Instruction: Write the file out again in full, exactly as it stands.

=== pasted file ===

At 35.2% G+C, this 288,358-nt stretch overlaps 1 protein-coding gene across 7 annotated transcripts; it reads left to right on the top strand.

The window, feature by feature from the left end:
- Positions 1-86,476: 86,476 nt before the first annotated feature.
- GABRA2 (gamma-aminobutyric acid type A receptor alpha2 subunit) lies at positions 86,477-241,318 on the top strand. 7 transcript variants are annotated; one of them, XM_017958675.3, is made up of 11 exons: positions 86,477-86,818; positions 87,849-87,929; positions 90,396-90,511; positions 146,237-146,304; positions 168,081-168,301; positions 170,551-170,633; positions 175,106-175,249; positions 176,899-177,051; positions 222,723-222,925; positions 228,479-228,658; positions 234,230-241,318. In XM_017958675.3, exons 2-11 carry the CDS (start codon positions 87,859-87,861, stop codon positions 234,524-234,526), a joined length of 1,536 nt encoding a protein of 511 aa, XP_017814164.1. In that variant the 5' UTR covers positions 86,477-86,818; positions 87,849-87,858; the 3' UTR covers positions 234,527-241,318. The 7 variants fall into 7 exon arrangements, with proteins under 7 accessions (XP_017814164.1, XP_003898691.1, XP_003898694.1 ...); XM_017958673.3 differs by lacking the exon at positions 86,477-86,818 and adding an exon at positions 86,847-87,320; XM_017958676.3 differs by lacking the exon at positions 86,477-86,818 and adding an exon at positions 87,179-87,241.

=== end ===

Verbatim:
At 35.2% G+C, this 288,358-nt stretch overlaps 1 protein-coding gene across 7 annotated transcripts; it reads left to right on the top strand.

The window, feature by feature from the left end:
- Positions 1-86,476: 86,476 nt before the first annotated feature.
- GABRA2 (gamma-aminobutyric acid type A receptor alpha2 subunit) lies at positions 86,477-241,318 on the top strand. 7 transcript variants are annotated; one of them, XM_017958675.3, is made up of 11 exons: positions 86,477-86,818; positions 87,849-87,929; positions 90,396-90,511; positions 146,237-146,304; positions 168,081-168,301; positions 170,551-170,633; positions 175,106-175,249; positions 176,899-177,051; positions 222,723-222,925; positions 228,479-228,658; positions 234,230-241,318. In XM_017958675.3, exons 2-11 carry the CDS (start codon positions 87,859-87,861, stop codon positions 234,524-234,526), a joined length of 1,536 nt encoding a protein of 511 aa, XP_017814164.1. In that variant the 5' UTR covers positions 86,477-86,818; positions 87,849-87,858; the 3' UTR covers positions 234,527-241,318. The 7 variants fall into 7 exon arrangements, with proteins under 7 accessions (XP_017814164.1, XP_003898691.1, XP_003898694.1 ...); XM_017958673.3 differs by lacking the exon at positions 86,477-86,818 and adding an exon at positions 86,847-87,320; XM_017958676.3 differs by lacking the exon at positions 86,477-86,818 and adding an exon at positions 87,179-87,241.